A review commissioned by the New South Wales government recommended that a mandatory probe into the activities of the state’s casino licensees be scrapped, local media reported today.
The above-mentioned review was conducted after Australian casino operator Crown Resorts was given the nod to build a A$2-billion-plus integrated resort with a large casino floor at Sydney’s Barangaroo precinct. The company’s main rival in its domestic Australian casino market – The Star Entertainment – currently manages Sydney’s only operational casino, The Star Sydney.
The review calls for the traditional investigations into casino licensees to be abolished in favor of more modern approaches to the state industry’s regulation and the prevention of the use of casinos for illicit activities. Said investigations are conducted once every five years and are intended to check whether a given casino operator is still suitable for the responsibility it has been given and whether the operation of its casino is still in the best interest of NSW residents.
However the state-commissioned review questioned the effectiveness of such investigations saying that in case of any casino-related issues, the Liquor & Gaming NSW, known to be the state’s gambling regulator, is supposed to act in a timely manner and not to wait for several years to identify and address the matter.
The NWS revealed earlier today that the current law could be changed in a manner that would allow for one more probe into The Star Entertainment’s Sydney casino license to be conducted and a single probe into Crown Sydney’s operations to take place after a certain period of time after the casino’s expected 2021 launch. After that, lawmakers will consider the possibility to scrap the investigation procedure completely or to implement certain appropriate and adequate changes.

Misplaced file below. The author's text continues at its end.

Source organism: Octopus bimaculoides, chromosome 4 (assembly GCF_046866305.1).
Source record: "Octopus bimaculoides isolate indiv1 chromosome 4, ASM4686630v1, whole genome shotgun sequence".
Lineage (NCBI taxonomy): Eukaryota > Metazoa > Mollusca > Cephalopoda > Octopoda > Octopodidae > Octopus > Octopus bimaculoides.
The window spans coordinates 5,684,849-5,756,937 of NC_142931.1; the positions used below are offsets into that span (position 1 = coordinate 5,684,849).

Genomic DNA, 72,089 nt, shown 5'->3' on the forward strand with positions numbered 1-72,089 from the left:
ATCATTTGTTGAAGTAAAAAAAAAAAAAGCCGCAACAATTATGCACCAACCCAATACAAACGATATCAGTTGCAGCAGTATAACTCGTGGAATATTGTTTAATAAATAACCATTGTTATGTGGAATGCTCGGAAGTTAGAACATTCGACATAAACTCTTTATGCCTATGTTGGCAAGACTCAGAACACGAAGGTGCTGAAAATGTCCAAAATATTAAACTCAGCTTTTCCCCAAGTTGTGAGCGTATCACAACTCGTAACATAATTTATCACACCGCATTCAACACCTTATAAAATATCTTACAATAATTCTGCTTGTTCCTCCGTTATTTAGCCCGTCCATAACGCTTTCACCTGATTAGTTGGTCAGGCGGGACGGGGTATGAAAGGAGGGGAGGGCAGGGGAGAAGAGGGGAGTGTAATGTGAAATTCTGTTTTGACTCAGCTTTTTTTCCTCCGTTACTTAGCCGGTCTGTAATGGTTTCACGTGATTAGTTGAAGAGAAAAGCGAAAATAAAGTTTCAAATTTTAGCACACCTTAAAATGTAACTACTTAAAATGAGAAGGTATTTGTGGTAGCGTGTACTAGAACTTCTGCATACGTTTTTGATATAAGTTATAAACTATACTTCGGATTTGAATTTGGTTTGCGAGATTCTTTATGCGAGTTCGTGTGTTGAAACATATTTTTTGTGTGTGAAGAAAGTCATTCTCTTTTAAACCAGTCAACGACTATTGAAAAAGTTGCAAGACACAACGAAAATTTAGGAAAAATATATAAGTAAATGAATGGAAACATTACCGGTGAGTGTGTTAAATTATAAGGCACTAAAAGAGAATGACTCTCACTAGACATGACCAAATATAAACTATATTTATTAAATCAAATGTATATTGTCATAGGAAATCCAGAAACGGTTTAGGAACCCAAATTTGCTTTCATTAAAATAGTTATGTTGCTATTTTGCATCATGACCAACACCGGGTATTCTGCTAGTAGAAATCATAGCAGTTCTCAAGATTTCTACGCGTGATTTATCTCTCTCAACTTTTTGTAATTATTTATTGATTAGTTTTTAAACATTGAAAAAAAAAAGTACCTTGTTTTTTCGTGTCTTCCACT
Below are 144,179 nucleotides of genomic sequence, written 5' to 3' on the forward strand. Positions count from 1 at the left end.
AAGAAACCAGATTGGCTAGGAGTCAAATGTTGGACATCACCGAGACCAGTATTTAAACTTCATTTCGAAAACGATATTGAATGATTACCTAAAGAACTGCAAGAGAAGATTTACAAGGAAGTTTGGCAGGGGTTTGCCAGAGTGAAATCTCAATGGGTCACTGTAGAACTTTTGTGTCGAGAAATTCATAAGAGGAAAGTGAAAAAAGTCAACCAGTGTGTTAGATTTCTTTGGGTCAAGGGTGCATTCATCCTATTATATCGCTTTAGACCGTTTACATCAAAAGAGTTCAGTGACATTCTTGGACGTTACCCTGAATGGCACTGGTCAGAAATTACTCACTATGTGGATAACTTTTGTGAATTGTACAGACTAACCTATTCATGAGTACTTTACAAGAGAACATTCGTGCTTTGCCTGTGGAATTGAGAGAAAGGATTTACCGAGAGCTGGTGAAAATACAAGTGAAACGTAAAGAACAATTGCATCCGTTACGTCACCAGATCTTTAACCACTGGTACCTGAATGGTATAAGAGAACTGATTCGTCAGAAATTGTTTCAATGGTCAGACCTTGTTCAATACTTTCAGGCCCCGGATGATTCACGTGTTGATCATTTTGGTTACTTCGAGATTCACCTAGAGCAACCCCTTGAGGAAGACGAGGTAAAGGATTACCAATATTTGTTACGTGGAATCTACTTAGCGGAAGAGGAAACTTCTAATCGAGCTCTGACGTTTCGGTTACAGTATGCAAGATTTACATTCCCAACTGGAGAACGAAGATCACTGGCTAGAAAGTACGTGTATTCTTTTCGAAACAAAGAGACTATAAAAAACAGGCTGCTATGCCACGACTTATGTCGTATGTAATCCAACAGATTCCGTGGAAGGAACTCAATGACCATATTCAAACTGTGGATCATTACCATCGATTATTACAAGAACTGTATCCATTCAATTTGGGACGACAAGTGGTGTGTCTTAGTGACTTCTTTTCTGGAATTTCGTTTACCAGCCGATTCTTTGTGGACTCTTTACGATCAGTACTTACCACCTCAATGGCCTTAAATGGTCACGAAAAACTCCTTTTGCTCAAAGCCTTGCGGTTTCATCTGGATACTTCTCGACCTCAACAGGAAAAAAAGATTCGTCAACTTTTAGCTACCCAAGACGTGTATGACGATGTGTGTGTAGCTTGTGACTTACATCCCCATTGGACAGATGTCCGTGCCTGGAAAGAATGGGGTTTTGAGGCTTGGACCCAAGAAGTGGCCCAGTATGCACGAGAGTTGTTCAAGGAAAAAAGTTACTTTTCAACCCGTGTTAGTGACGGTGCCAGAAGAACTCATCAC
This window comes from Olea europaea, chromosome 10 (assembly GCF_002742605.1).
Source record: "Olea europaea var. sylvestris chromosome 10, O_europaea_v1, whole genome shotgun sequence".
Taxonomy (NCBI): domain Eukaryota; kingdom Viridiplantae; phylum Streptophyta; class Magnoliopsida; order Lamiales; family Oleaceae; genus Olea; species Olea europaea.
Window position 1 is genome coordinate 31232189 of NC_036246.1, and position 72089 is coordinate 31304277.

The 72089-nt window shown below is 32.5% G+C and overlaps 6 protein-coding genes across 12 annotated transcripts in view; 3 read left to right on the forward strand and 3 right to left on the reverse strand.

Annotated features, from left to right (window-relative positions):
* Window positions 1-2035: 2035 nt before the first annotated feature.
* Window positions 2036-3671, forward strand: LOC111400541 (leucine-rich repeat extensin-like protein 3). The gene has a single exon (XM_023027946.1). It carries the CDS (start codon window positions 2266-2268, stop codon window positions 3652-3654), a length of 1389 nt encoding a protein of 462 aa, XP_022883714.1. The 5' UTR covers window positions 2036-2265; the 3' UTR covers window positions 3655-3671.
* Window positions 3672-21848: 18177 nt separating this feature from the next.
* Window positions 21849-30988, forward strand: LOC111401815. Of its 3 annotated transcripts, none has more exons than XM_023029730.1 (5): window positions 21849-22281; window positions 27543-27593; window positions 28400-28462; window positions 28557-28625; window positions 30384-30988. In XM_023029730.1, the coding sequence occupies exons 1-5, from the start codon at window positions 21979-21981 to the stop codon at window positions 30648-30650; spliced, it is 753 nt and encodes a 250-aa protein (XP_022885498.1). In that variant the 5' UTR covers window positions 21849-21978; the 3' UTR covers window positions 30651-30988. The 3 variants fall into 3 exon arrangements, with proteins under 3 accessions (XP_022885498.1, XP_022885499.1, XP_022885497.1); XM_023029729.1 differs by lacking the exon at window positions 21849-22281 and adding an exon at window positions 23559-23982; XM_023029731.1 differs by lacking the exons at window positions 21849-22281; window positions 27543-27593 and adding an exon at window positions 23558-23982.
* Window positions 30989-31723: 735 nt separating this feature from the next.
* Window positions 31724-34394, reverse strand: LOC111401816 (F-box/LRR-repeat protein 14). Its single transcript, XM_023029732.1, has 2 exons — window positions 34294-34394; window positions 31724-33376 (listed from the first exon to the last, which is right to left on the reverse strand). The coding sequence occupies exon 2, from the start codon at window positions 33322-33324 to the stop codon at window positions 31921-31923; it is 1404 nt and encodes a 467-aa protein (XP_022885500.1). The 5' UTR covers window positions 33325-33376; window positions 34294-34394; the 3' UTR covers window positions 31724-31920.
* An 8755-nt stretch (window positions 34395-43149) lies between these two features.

Under additional recommendations presented in the government-commissioned review, The Star Sydney will be allowed to extend credits to its international VIP players in future. The terms of Crown Sydney’s casino license also includes such provision. Here it is also important to emphasize on the fact that domestic patrons will not be allowed such credits.
On the other hand, there were recommendations that did not win the NSW government’s favor. For instance, state officials decided not to approve the proposed abolishment of casino staff licenses as well as a proposal for local casinos to be allowed to manage their own services for customers with problem gambling behavior.
Under another rejected recommendation, casinos were to be prohibited from allowing knowingly intoxicated customers to gamble at their floors. The government pointed out that current regulations ensure the necessary protection for casino clientèle in that regard and no changes are needed for the time being.
Robert Johnson is an experienced web author and blogger. He has over three years of experience as a freelance journalist and writer.